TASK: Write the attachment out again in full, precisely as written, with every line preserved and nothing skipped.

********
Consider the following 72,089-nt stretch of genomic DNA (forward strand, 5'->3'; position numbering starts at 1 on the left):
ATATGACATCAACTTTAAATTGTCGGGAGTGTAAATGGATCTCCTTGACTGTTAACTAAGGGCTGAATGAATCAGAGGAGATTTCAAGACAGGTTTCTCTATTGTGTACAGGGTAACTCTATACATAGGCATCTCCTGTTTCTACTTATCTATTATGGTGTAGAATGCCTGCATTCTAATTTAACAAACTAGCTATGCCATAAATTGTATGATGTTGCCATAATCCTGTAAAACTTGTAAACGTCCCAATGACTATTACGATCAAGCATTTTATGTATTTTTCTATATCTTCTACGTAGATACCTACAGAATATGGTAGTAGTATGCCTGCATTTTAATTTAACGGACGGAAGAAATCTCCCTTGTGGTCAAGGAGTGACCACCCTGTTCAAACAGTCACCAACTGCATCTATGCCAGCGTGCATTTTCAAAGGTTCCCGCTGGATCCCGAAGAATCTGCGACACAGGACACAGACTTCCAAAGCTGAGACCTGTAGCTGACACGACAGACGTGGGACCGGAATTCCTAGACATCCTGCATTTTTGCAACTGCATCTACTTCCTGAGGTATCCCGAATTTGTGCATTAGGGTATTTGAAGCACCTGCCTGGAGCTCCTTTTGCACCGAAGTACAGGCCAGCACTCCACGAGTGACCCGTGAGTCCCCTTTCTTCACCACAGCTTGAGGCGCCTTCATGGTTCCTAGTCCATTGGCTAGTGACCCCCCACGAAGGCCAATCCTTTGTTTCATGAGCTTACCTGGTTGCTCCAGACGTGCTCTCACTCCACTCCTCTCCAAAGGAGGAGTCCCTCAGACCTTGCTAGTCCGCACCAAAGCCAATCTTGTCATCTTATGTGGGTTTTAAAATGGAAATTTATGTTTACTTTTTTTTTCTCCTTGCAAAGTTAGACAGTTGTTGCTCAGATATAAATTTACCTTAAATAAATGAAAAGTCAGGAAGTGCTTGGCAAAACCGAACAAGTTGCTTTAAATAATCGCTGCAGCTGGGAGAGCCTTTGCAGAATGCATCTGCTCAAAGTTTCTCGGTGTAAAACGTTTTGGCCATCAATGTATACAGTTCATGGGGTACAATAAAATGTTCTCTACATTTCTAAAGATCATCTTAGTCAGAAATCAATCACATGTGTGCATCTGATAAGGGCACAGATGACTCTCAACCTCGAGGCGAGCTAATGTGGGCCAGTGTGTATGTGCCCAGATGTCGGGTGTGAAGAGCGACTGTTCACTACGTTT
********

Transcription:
Consider the following 72,089-nt stretch of genomic DNA (forward strand, 5'->3'; position numbering starts at 1 on the left):
ATATGACATCAACTTTAAATTGTCGGGAGTGTAAATGGATCTCCTTGACTGTTAACTAAGGGCTGAATGAATCAGAGGAGATTTCAAGACAGGTTTCTCTATTGTGTACAGGGTAACTCTATACATAGGCATCTCCTGTTTCTACTTATCTATTATGGTGTAGAATGCCTGCATTCTAATTTAACAAACTAGCTATGCCATAAATTGTATGATGTTGCCATAATCCTGTAAAACTTGTAAACGTCCCAATGACTATTACGATCAAGCATTTTATGTATTTTTCTATATCTTCTACGTAGATACCTACAGAATATGGTAGTAGTATGCCTGCATTTTAATTTAACGGACGGAAGAAATCTCCCTTGTGGTCAAGGAGTGACCACCCTGTTCAAACAGTCACCAACTGCATCTATGCCAGCGTGCATTTTCAAAGGTTCCCGCTGGATCCCGAAGAATCTGCGACACAGGACACAGACTTCCAAAGCTGAGACCTGTAGCTGACACGACAGACGTGGGACCGGAATTCCTAGACATCCTGCATTTTTGCAACTGCATCTACTTCCTGAGGTATCCCGAATTTGTGCATTAGGGTATTTGAAGCACCTGCCTGGAGCTCCTTTTGCACCGAAGTACAGGCCAGCACTCCACGAGTGACCCGTGAGTCCCCTTTCTTCACCACAGCTTGAGGCGCCTTCATGGTTCCTAGTCCATTGGCTAGTGACCCCCCACGAAGGCCAATCCTTTGTTTCATGAGCTTACCTGGTTGCTCCAGACGTGCTCTCACTCCACTCCTCTCCAAAGGAGGAGTCCCTCAGACCTTGCTAGTCCGCACCAAAGCCAATCTTGTCATCTTATGTGGGTTTTAAAATGGAAATTTATGTTTACTTTTTTTTTCTCCTTGCAAAGTTAGACAGTTGTTGCTCAGATATAAATTTACCTTAAATAAATGAAAAGTCAGGAAGTGCTTGGCAAAACCGAACAAGTTGCTTTAAATAATCGCTGCAGCTGGGAGAGCCTTTGCAGAATGCATCTGCTCAAAGTTTCTCGGTGTAAAACGTTTTGGCCATCAATGTATACAGTTCATGGGGTACAATAAAATGTTCTCTACATTTCTAAAGATCATCTTAGTCAGAAATCAATCACATGTGTGCATCTGATAAGGGCACAGATGACTCTCAACCTCGAGGCGAGCTAATGTGGGCCAGTGTGTATGTGCCCAGATGTCGGGTGTGAAGAGCGACTGTTCACTACGTTT